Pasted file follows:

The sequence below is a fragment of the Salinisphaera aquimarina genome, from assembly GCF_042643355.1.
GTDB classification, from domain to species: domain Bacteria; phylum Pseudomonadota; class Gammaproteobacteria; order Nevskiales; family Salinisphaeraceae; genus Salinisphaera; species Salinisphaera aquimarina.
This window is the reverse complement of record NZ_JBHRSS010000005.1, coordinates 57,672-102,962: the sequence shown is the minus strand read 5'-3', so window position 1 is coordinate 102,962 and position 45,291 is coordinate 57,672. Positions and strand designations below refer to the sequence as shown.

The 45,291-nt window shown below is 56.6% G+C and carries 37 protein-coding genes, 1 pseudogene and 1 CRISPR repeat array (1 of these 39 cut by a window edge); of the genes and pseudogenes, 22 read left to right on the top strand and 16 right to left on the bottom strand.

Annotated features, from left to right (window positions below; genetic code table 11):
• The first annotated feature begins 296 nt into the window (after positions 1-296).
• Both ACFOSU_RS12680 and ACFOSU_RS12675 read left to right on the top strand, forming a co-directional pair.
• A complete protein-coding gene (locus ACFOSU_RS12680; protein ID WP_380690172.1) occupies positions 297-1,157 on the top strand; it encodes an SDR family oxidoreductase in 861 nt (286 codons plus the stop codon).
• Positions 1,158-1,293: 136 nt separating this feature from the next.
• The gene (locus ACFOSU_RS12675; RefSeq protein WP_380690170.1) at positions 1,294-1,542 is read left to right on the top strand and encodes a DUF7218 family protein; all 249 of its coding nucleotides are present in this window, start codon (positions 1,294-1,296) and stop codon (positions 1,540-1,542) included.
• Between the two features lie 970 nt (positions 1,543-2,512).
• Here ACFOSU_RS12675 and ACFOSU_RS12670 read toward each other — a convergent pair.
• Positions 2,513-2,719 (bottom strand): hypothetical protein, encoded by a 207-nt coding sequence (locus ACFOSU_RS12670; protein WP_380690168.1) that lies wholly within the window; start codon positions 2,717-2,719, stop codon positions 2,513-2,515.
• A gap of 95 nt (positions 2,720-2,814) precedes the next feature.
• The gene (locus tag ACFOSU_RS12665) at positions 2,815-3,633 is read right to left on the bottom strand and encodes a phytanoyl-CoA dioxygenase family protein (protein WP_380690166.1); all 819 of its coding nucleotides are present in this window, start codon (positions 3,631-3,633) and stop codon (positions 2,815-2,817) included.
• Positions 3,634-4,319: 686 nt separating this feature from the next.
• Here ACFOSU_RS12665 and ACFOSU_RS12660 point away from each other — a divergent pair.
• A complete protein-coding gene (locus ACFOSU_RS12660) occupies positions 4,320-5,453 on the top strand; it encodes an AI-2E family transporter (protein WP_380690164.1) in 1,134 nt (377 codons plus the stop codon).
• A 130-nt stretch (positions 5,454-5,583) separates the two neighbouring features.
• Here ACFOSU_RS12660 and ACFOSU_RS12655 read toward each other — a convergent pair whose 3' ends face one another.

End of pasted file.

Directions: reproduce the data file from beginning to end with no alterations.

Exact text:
The sequence below is a fragment of the Salinisphaera aquimarina genome, from assembly GCF_042643355.1.
GTDB classification, from domain to species: domain Bacteria; phylum Pseudomonadota; class Gammaproteobacteria; order Nevskiales; family Salinisphaeraceae; genus Salinisphaera; species Salinisphaera aquimarina.
This window is the reverse complement of record NZ_JBHRSS010000005.1, coordinates 57,672-102,962: the sequence shown is the minus strand read 5'-3', so window position 1 is coordinate 102,962 and position 45,291 is coordinate 57,672. Positions and strand designations below refer to the sequence as shown.

The 45,291-nt window shown below is 56.6% G+C and carries 37 protein-coding genes, 1 pseudogene and 1 CRISPR repeat array (1 of these 39 cut by a window edge); of the genes and pseudogenes, 22 read left to right on the top strand and 16 right to left on the bottom strand.

Annotated features, from left to right (window positions below; genetic code table 11):
• The first annotated feature begins 296 nt into the window (after positions 1-296).
• Both ACFOSU_RS12680 and ACFOSU_RS12675 read left to right on the top strand, forming a co-directional pair.
• A complete protein-coding gene (locus ACFOSU_RS12680; protein ID WP_380690172.1) occupies positions 297-1,157 on the top strand; it encodes an SDR family oxidoreductase in 861 nt (286 codons plus the stop codon).
• Positions 1,158-1,293: 136 nt separating this feature from the next.
• The gene (locus ACFOSU_RS12675; RefSeq protein WP_380690170.1) at positions 1,294-1,542 is read left to right on the top strand and encodes a DUF7218 family protein; all 249 of its coding nucleotides are present in this window, start codon (positions 1,294-1,296) and stop codon (positions 1,540-1,542) included.
• Between the two features lie 970 nt (positions 1,543-2,512).
• Here ACFOSU_RS12675 and ACFOSU_RS12670 read toward each other — a convergent pair.
• Positions 2,513-2,719 (bottom strand): hypothetical protein, encoded by a 207-nt coding sequence (locus ACFOSU_RS12670; protein WP_380690168.1) that lies wholly within the window; start codon positions 2,717-2,719, stop codon positions 2,513-2,515.
• A gap of 95 nt (positions 2,720-2,814) precedes the next feature.
• The gene (locus tag ACFOSU_RS12665) at positions 2,815-3,633 is read right to left on the bottom strand and encodes a phytanoyl-CoA dioxygenase family protein (protein WP_380690166.1); all 819 of its coding nucleotides are present in this window, start codon (positions 3,631-3,633) and stop codon (positions 2,815-2,817) included.
• Positions 3,634-4,319: 686 nt separating this feature from the next.
• Here ACFOSU_RS12665 and ACFOSU_RS12660 point away from each other — a divergent pair.
• A complete protein-coding gene (locus ACFOSU_RS12660) occupies positions 4,320-5,453 on the top strand; it encodes an AI-2E family transporter (protein WP_380690164.1) in 1,134 nt (377 codons plus the stop codon).
• A 130-nt stretch (positions 5,454-5,583) separates the two neighbouring features.
• Here ACFOSU_RS12660 and ACFOSU_RS12655 read toward each other — a convergent pair whose 3' ends face one another.